‘Midnight Rider’ Star Pulls Out of Movie After Fatal Accident

Mike Pont/FilmMagic

William Hurt has pulled out of his starring role in “Midnight Rider,” in which he was set to play musician Gregg Allman.

Production on “Midnight Rider” was halted after second camera assistant Sarah Jones was killed in a Feb. 20 train accident on a railway bridge in Georgia.

Hurt had come on board the project in early January. He was on the bridge where the crew was filming a dream sequence involving a hospital bed on the tracks.

Jones was killed and seven others were injured when a train unexpectedly came down the tracks as the crew was at the bridge shooting the sequence, shot in a rural area near Jesup, Ga.

Recent reports that Director Randall Miller and his production company Unclaimed Freight were looking to re-start pre-production in Los Angeles have led to creation of a Facebook page called “I REFUSE to work on Midnight Rider! For Sarah!!!”

Wayne County Sheriff John Carter said last week that his office will not pursue their own criminal charges stemming from the accident. Carter said his office planned to lay out the case to the district attorney in Georgia’s Brunswick Judicial Circuit this week.

Among the key questions is whether any type of criminal charges will be filed, such as trespassing or negligence.

The Occupational Safety and Health Administration and the National Transportation Safety Board also are conducting investigations into the incident, as are attorneys representing Jones’ family with the possibility of filing a civil complaint.

Hurt had been set to star as the present-day version of Gregg Allman. Tyson Ritter, the lead singer/songwriter of the All American Rejects, was cast as the  young Gregg Allman, along with Wyatt Russell as his brother Duane Allman.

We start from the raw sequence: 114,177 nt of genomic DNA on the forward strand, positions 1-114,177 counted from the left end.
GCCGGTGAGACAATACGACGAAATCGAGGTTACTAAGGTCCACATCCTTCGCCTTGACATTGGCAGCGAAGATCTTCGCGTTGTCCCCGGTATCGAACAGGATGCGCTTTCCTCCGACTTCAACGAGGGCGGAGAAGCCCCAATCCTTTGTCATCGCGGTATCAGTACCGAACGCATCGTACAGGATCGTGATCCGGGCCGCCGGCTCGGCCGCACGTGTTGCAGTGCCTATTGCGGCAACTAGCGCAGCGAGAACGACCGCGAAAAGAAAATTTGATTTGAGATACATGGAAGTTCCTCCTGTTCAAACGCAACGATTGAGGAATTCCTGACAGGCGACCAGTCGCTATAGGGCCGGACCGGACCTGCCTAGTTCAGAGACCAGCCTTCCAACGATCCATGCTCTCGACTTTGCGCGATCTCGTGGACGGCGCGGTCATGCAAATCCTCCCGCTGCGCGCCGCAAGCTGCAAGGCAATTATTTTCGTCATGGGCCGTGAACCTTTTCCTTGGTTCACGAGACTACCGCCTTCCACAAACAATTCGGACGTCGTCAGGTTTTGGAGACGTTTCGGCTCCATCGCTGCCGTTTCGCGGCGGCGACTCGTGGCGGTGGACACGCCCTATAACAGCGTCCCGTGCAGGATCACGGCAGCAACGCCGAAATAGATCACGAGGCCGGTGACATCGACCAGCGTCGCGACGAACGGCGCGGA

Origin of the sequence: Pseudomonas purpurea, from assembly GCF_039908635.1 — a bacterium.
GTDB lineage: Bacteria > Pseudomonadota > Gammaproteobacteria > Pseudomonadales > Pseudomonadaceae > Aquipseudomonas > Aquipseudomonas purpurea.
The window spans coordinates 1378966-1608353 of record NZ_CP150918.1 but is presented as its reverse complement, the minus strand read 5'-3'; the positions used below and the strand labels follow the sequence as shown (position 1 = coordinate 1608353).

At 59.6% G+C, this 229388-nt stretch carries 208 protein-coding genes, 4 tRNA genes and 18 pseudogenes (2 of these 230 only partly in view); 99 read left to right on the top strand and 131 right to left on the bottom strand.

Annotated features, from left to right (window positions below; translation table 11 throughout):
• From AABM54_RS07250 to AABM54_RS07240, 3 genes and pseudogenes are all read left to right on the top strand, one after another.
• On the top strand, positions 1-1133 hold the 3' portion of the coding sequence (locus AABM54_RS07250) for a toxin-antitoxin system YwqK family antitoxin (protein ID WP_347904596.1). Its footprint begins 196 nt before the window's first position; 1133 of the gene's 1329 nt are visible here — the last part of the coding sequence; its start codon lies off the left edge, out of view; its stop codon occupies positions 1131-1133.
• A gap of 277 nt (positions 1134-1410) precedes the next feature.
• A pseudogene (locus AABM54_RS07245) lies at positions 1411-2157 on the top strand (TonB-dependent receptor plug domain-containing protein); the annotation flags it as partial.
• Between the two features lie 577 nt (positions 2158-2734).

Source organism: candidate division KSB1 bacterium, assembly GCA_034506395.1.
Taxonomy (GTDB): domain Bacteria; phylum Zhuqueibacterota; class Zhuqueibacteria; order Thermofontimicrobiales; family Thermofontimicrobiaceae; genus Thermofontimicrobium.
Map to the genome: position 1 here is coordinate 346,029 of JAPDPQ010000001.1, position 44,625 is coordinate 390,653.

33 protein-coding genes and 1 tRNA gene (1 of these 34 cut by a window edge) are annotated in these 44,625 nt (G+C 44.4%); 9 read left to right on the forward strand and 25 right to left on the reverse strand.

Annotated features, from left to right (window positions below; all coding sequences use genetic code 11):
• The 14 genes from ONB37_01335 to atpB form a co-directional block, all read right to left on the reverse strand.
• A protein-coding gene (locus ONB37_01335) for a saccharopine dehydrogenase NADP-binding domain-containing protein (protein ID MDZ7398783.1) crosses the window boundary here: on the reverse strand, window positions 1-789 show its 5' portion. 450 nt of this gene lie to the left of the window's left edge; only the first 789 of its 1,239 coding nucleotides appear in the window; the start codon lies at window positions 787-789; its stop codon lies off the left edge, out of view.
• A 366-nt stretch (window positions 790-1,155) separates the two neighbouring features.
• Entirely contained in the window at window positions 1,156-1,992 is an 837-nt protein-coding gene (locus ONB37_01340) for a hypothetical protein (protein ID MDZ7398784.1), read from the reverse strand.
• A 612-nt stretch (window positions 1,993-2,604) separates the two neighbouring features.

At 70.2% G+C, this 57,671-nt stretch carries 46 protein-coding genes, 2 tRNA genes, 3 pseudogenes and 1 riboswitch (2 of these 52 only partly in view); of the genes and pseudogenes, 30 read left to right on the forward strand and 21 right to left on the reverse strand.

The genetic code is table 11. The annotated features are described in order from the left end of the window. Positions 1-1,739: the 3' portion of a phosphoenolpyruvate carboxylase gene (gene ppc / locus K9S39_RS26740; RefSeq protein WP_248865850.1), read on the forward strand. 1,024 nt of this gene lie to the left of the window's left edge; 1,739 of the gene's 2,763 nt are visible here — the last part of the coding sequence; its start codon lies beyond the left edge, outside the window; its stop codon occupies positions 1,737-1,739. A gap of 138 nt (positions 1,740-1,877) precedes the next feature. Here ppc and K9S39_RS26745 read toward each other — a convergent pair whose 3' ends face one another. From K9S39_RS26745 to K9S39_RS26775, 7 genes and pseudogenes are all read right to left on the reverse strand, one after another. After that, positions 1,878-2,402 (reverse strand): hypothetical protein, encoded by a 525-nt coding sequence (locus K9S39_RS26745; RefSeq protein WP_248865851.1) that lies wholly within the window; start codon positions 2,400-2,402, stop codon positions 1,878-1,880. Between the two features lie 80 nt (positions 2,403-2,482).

The film is based on Gregg Allman’s biography “My Cross To Bear,” written with Alan Light.

Miller is producing “Midnight Rider” with Jody Savin. Miller’s representative did not immediately respond to a request for comment.

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  1. Avenger says:

    Obviously, there’s a completion bond issue. If Miller doesn’t crank out a film, he gets his pants sued off. 50% greed, 50% legal imperative…That said, I hope his pants, shirt, tie, and underwear get sued off. Savin too, that smarmy wench. He COULD have made the right choice. He had EVERY opportunity to keep his crew safe and, yet, he CHOSE to do something completely unsafe, unsanctioned, and, ultimately, fatal. He made the call, knowing the danger and not even blinking – because his $$$$ bought him “Cinematic Immunity.” May he, evermore, know poverty. Stop this film from being made and drive the steak deep into this vampire’s cold heart.

  2. SS says:

    To Steven Riggs
    You are an animal! A young beautiful talented girl died! Experienced union members from LA/NY/ATL were a part of this crew. Be very careful Mr. Riggs! You are the one that sounds inexperienced! Unfortunately that union card does not buy you integrity and compassion for your fellow man! Sarah was killed by people full of greed! You sir might fit right in. Why don’t you take that union card that you display above the life of a young girl and work on this film in LA! I’m sure they would love to finish that seen on another set of live tracks! I hate that people like you are in my union! Idiot!

  3. Brandon says:

    It is my belief that there was negligence on the director and producer which led to Sarah’s death. On top of that, recent information has come out that the producer made careless statments before her death about safety. OK, having spent three years of my own life getting my film made, I understand their urge to move forward. But they did it too soon, they should have waited a year, re-organized and let people heal from the accident, make it known how sorry they truely were, and then postponed everything. Instead, they decided to not give the tragedy time and they look (and most likely) are a bunch of selfish entertainment people. There’s some pretty terrible people in this business.

  4. Tom Davidson says:

    I’m not in the entertainment industry. I’m in the railroad industry. From what I can tell, the “adults” on this production decided they could use the railroad as their little plaything, and endangered the lives of their crew, the crew of the train, and themselves. Frankly, I don’t care whether the film gets made or not; but if it is, I would have a very hard time accepting the notion that these dolts should have anything to do with it. Hopefully, they’ll be watching it from their prison cells. I don’t know what the law will call it, but in my opinion, what they did was very close to murder.

  5. Jan Brewington says: